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Your Garden: Containers – The Ins and Outs

By Linda Whitmore

Planter boxes add pizzazz to a patio or porch, fit nicely on an apartment balcony and give flair to store fronts and downtown businesses.

In driving through the communities of the Willamette Valley one can see amazing examples of pots, planters and baskets of trailing fuchsias and petunias, cheery daisies and brightly colored geraniums. To learn how to make a successful container garden, years ago we turned to Barb Bauman who, with her team of employees, plants thousands of baskets every year.

Barb was eager to share her expertise.

First, she explained, the gardener should decide where the container is to be located. Sun and shade determine the type of plants to be used.

Then select a container.

There is a wide range of attractive pots and baskets available at any nursery, but you can use containers that you have – an old watering can or washtub, “even a rusty old bucket,” Barb said. “Use what you have at home. It doesn’t have to be expensive.”

But she issues a warning.

“Make sure it has holes in the bottom. That’s going to be the make or break of your planter.”

Use a good potting mix; soil from your garden may be too heavy to allow for adequate root growth and water drainage.

Barb suggested putting a perennial plant, herb or grass in the center. “You know you’ll always have something interesting that’ll come back,” she said.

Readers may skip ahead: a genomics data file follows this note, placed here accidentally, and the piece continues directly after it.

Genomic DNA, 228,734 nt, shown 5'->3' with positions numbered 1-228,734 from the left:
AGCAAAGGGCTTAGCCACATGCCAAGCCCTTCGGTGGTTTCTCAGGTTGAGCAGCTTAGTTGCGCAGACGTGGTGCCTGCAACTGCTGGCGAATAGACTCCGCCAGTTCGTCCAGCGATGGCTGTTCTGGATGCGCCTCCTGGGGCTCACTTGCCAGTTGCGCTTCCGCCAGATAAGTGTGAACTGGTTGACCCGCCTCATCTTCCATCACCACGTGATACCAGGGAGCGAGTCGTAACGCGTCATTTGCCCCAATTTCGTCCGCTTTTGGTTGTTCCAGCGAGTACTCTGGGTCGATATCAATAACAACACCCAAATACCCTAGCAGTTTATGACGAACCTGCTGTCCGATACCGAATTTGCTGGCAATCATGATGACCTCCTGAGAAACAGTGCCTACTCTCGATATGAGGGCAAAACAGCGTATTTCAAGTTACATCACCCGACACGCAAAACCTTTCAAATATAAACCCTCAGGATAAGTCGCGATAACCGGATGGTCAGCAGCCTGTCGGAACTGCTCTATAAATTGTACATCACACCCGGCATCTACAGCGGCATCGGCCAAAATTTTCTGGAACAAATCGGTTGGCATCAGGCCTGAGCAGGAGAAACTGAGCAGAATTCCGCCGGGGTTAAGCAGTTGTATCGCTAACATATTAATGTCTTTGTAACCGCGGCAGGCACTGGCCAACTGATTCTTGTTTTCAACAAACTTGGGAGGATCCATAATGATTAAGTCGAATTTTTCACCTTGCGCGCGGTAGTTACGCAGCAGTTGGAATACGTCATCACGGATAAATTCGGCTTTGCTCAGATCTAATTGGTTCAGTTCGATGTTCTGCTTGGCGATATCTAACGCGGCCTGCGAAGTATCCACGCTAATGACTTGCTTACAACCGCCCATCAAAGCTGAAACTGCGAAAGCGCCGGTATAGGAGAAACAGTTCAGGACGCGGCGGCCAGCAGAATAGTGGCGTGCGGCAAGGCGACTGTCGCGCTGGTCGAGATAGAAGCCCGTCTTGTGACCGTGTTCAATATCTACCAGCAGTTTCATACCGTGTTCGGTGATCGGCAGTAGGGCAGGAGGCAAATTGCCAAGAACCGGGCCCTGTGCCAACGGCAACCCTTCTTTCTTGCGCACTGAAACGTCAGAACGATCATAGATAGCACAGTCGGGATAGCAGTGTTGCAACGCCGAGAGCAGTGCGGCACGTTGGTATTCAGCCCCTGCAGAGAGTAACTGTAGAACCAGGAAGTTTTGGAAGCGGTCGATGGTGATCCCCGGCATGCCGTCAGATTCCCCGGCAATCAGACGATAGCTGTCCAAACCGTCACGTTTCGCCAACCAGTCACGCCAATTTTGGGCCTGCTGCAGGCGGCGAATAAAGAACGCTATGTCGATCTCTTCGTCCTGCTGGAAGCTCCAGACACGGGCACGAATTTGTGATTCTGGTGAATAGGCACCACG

Whether the planter or basket is to be in the sun or shade will determine your choice of plants.

Barb suggested buying four-inch starts, with some plants that will grow tall and some that drape over the sides.

“Variety is the spice of life – get varied textures and colors,” she said.

As an example she suggests that in a fuchsia basket you add impatiens, wandering Jew and vinca vines.

“Sometimes the plants will be better looking at different parts of the season. This makes the basket look nice longer, too,” Barb said.

She suggested gardeners plant container gardens for other seasons too. “People don’t think of doing containers for winter. Your patios don’t have to be bare in winter.”


Water the containers EVERY DAY in the summer. “Enough to let the water run through,” Barb said. And do it in the morning, not evening. “Never put your plants to bed with their feet wet.” Watering in the evening is an invitation to mold and other sicknesses that weaken plants.


Use a timed-released fertilizer once a month. Barb suggested “a well-balanced fertilizer – around triple 16. That way you feed all parts of your plant – leaves, roots and flowers.”

Follow the application directions on the package.


Pinching is good. Pinching at an early stage helps the plant branch out and grow in several directions.

Dead heading – cutting or pinching off spent flowers – is very important to sustaining blooms. But with wave petunias or supertunias, deadheading isn’t necessary.

Barb packs many plants into her baskets and containers for a multi-colored, multi-textured display. Proper watering and feeding will assure they thrive and produce stunning results all season long.

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